John Crosby

    1. This is a difficult one to explain and to do to camera and not one that I feel I would invest my time in. You have to love the saw to want to do it. I have yet to meet anyone who can show me their success within a few minutes of doing it. It’s easier and quicker to find another plate and replace it.

      1. Ok, sounds good. I would rather here this advice than waste anymore time banging my head against the wall LOL. Thank you for the response.

  3. I was going to buy a Veritas 14tpi tenon saw but now I am no longer sure. Do you have a preference for either of these saws? I do not own any tenon saws or back saws from before. I like the brass backed one a lot more due to the brass and rosewood, sad to hear its apparently of lower quality.

    Locally I can buy Thomas Flinn PAX gents saws for about 19-30 euros depending on mode, too.

    1. For what its worth Dennis I have the veritas dovtail saws and love the way it registers in the hand,( I have found I prefer the pistol style grip over the in line handle for that reason). One of the things I like about Paul’s message is that its about the end result, so by pistol grip or in line handle – either way gets a tenon or dovetail cut!

      1. The point really is that inline is still the better point of thrust in most all cases for small saws and of course the inline is a one size fits any and all hands, unlike the pistol grip

    2. The good thing about Veritas is that their research and development produces user friendly goods all the way through to accepting criticism. Their saws are good and so too the sharpen ability which is what you want. I have as yet to try their larger tenon saws but one day I’ll take the plunge. If they are as good as their other saws they will be just fine.

  4. Ironically, I just bought that Thos. Flinn saw yesterday and I can’t wait to try it out. I bought a saw file too, just in case… Thank you for the review, the lessons and all the encouragement.

  5. I got the crown one a few months back to keep me going while i learned to sharpen my ebay ‘old specials’ peoperly. Still going strong and cuts neat and straight even with me driving. Still have not got round to the others yet – that’s a winter project in front ot the fire for me.

  6. I was interested in your thoughts on the Greaves saw as I purchased one several months ago from a vendor in the US. I was looking for an affordable alternative to the larger conventional dovetail saws however I found the performance a bit disappointing. It was difficult to start and grabby in the cut. Out of curiosity, I measured the plate and found that it was a .020″ plate with ~ .015″ of set , which seemed excessive. Using a small diamond file, I made a couple of passes down the sides to knock some of the set off. It seemed to help but I will try your 2 hammers technique also. I plan to build one of the tools chests like the one you just finished so I’ll be needing a dovetail saw and should be able to get this one sorted by the time the project is finished. Thanks for your insights on these saws.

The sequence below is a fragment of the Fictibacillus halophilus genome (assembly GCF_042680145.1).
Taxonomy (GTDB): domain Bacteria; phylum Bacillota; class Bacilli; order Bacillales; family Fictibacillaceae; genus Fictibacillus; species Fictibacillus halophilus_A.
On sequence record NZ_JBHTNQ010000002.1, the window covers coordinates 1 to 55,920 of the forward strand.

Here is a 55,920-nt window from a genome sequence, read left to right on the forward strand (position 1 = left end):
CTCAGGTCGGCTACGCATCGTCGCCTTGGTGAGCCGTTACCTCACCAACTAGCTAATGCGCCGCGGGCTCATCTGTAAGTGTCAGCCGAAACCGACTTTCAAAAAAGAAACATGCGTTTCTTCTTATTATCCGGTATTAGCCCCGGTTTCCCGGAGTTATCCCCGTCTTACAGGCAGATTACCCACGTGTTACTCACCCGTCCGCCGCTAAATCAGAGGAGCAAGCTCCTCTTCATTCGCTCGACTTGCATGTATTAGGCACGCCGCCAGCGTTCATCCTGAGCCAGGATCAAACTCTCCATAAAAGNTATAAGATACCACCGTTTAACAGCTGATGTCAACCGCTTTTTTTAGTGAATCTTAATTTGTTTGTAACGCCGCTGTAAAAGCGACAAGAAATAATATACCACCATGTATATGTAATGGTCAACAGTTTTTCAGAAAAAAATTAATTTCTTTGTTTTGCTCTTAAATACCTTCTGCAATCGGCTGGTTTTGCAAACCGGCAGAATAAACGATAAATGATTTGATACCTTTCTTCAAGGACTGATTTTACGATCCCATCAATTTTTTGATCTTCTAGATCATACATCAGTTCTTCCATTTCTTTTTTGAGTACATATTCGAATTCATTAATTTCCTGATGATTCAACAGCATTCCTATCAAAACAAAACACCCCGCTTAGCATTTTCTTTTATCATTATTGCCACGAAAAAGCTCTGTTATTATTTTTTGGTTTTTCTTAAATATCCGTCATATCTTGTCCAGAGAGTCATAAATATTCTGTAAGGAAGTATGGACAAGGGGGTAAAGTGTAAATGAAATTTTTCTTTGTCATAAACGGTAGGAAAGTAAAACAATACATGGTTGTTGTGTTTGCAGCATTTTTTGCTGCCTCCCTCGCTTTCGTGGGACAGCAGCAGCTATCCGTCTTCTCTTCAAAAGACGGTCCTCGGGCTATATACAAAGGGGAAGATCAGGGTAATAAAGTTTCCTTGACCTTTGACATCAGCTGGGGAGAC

7. My first saw was the crown saw about ten years ago for around $20 U.S. I had a very hard go of it not really knowing anything for quite a while. I tried Japanese saws and found them remarkably sharp by comparison. After reading your blog, i bought the Veritas pistol grip and really liked it. In time I sharpened the Crown and find that I will reach for it sometimes without thinking. Funny how you can come full circle. It really feels more natural to me, at least for finer work. Thanks for the gift of knowledge Paul. (I still like the Japanese saws, but they tend to collect dust now instead of making it).

  8. I bought the Crown 10 inch to replace my German made saw and was amazed at the much higher quality and sharpness. Love Crown saws.

  9. I’m new to saw sharpening – and am actually here looking for information on this type of saw for purchase. Could you clarify this part – ‘but one light stroke through each saw gullet brought the saw up to perfection’

    1. Jeff, I think the message there was that the saw needed light sharpening, one stroke of the saw file in each gullet. You can find innumerable articles and videos on the internet on saw sharpening including some excellent ones by our Maestro.

      Classic saws are like chisels and hand planes in that it’s rare – and usually quite expensive – to find one that’s good to go right out of the box.

      As far as which saw style/brand would be best for you, that falls into the same category as politics or religion, where just about everyone has a different opinion. I’d recommend you go to a woodworking show or specialty store such as Rockler or Woodcraft and actually hold some of the saws in your hand. Hopefully you will find one that calls to you, and even better, you be able to afford it. One last bit of advice – the saws you fall in love with are like the people you date – you probably won’t end up married to the first one.